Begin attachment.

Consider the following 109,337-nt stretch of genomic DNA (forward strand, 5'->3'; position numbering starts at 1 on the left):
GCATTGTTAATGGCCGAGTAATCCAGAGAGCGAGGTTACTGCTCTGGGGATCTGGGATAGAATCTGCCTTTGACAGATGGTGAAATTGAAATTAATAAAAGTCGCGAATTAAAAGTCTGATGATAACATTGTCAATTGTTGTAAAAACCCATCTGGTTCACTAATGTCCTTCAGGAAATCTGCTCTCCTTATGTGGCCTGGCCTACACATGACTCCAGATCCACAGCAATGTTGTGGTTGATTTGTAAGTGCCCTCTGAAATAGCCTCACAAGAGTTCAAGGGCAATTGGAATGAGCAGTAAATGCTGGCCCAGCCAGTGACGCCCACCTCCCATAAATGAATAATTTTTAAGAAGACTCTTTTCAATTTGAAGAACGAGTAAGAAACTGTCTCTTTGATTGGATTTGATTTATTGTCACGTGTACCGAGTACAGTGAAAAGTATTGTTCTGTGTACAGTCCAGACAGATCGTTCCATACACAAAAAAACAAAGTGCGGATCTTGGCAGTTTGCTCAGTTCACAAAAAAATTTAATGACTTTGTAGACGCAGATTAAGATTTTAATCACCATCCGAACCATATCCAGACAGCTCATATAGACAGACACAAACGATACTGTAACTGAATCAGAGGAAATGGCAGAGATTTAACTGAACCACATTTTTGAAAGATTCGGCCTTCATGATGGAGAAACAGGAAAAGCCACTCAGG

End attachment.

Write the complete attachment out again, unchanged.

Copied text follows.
Consider the following 109,337-nt stretch of genomic DNA (forward strand, 5'->3'; position numbering starts at 1 on the left):
GCATTGTTAATGGCCGAGTAATCCAGAGAGCGAGGTTACTGCTCTGGGGATCTGGGATAGAATCTGCCTTTGACAGATGGTGAAATTGAAATTAATAAAAGTCGCGAATTAAAAGTCTGATGATAACATTGTCAATTGTTGTAAAAACCCATCTGGTTCACTAATGTCCTTCAGGAAATCTGCTCTCCTTATGTGGCCTGGCCTACACATGACTCCAGATCCACAGCAATGTTGTGGTTGATTTGTAAGTGCCCTCTGAAATAGCCTCACAAGAGTTCAAGGGCAATTGGAATGAGCAGTAAATGCTGGCCCAGCCAGTGACGCCCACCTCCCATAAATGAATAATTTTTAAGAAGACTCTTTTCAATTTGAAGAACGAGTAAGAAACTGTCTCTTTGATTGGATTTGATTTATTGTCACGTGTACCGAGTACAGTGAAAAGTATTGTTCTGTGTACAGTCCAGACAGATCGTTCCATACACAAAAAAACAAAGTGCGGATCTTGGCAGTTTGCTCAGTTCACAAAAAAATTTAATGACTTTGTAGACGCAGATTAAGATTTTAATCACCATCCGAACCATATCCAGACAGCTCATATAGACAGACACAAACGATACTGTAACTGAATCAGAGGAAATGGCAGAGATTTAACTGAACCACATTTTTGAAAGATTCGGCCTTCATGATGGAGAAACAGGAAAAGCCACTCAGG